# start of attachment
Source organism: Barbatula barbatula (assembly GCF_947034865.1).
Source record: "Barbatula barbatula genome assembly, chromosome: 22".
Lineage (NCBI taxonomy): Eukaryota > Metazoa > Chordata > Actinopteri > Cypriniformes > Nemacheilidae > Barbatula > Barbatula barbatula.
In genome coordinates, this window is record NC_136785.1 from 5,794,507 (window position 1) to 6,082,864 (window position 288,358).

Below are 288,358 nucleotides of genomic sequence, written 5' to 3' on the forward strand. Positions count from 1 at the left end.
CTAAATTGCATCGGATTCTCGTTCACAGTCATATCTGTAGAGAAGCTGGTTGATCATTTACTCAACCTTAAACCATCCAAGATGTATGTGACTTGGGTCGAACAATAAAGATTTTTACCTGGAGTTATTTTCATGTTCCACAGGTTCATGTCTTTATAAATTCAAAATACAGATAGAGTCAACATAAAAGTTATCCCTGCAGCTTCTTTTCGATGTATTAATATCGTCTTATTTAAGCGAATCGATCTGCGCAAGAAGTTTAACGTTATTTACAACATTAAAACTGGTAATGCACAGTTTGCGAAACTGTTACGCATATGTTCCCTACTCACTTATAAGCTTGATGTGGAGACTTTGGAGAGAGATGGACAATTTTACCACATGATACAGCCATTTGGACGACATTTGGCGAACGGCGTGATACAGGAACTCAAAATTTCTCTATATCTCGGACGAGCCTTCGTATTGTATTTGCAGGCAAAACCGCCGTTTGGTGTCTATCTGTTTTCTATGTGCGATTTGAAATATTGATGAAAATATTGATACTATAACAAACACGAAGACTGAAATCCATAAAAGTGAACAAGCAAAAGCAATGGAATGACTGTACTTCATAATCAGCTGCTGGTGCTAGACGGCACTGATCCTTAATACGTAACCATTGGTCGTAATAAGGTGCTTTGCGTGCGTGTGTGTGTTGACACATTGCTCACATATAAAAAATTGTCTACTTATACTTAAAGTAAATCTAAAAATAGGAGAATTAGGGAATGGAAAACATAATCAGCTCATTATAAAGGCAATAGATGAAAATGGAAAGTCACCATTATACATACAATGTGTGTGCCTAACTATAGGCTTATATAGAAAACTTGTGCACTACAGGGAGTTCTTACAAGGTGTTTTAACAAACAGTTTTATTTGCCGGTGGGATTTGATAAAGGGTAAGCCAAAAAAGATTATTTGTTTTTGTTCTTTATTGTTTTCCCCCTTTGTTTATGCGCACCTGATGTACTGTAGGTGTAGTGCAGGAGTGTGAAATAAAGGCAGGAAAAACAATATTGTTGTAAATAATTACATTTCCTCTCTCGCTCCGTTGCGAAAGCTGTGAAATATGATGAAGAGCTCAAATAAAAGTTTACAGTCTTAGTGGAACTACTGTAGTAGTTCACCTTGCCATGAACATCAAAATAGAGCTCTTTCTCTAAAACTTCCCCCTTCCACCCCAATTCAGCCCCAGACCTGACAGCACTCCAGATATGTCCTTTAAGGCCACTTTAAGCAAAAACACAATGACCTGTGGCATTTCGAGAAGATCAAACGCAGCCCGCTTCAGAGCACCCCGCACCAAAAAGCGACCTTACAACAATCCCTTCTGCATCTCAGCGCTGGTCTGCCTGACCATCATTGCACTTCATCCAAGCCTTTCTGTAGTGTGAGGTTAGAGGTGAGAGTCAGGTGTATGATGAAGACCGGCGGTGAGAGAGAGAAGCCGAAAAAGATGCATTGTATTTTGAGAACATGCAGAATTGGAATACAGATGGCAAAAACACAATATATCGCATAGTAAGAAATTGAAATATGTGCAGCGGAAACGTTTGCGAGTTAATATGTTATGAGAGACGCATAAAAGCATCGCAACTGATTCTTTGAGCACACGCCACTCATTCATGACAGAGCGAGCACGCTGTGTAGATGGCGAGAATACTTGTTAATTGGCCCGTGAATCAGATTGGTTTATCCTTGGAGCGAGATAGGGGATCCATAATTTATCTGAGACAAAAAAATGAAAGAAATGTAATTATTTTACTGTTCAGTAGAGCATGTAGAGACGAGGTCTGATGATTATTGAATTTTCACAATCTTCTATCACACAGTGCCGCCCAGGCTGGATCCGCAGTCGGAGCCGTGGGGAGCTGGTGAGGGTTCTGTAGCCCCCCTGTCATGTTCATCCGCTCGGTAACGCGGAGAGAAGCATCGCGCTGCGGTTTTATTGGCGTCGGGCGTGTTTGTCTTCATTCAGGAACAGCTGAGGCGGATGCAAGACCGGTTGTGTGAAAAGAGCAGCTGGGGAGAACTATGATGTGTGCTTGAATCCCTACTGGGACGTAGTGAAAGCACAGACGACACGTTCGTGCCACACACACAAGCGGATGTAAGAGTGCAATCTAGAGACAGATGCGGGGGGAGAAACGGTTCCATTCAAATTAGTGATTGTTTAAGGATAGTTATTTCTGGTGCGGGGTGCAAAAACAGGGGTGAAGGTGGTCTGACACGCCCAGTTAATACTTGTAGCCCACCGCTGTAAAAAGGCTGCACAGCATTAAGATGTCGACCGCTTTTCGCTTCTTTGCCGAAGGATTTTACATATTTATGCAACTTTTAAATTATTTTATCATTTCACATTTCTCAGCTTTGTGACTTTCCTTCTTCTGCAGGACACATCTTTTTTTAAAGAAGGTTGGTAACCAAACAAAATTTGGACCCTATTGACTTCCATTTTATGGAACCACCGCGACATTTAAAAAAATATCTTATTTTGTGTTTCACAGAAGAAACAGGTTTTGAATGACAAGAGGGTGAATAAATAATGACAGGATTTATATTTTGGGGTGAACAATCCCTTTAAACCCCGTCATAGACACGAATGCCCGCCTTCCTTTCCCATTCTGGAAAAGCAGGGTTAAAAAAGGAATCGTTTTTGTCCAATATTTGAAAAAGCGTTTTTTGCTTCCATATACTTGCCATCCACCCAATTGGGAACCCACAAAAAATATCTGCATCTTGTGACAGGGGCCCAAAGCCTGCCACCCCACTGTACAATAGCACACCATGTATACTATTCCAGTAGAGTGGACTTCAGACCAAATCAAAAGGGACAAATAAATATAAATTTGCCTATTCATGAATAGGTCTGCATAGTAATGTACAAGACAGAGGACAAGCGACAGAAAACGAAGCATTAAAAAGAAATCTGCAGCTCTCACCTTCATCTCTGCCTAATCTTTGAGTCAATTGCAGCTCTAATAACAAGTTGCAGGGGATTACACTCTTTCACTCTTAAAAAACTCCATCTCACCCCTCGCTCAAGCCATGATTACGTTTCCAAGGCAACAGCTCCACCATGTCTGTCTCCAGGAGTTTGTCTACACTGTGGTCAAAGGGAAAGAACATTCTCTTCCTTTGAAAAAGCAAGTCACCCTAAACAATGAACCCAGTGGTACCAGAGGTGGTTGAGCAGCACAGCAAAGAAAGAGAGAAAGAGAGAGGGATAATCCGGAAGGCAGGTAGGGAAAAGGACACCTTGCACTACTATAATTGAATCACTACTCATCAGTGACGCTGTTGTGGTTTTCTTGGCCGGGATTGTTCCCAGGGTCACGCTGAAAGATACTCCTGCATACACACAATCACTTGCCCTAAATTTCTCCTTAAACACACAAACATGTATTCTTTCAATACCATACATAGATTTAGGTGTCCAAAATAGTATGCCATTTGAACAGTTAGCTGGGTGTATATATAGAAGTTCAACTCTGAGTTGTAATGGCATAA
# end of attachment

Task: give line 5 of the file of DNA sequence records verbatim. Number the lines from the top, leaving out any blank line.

Below are 288,358 nucleotides of genomic sequence, written 5' to 3' on the forward strand. Positions count from 1 at the left end.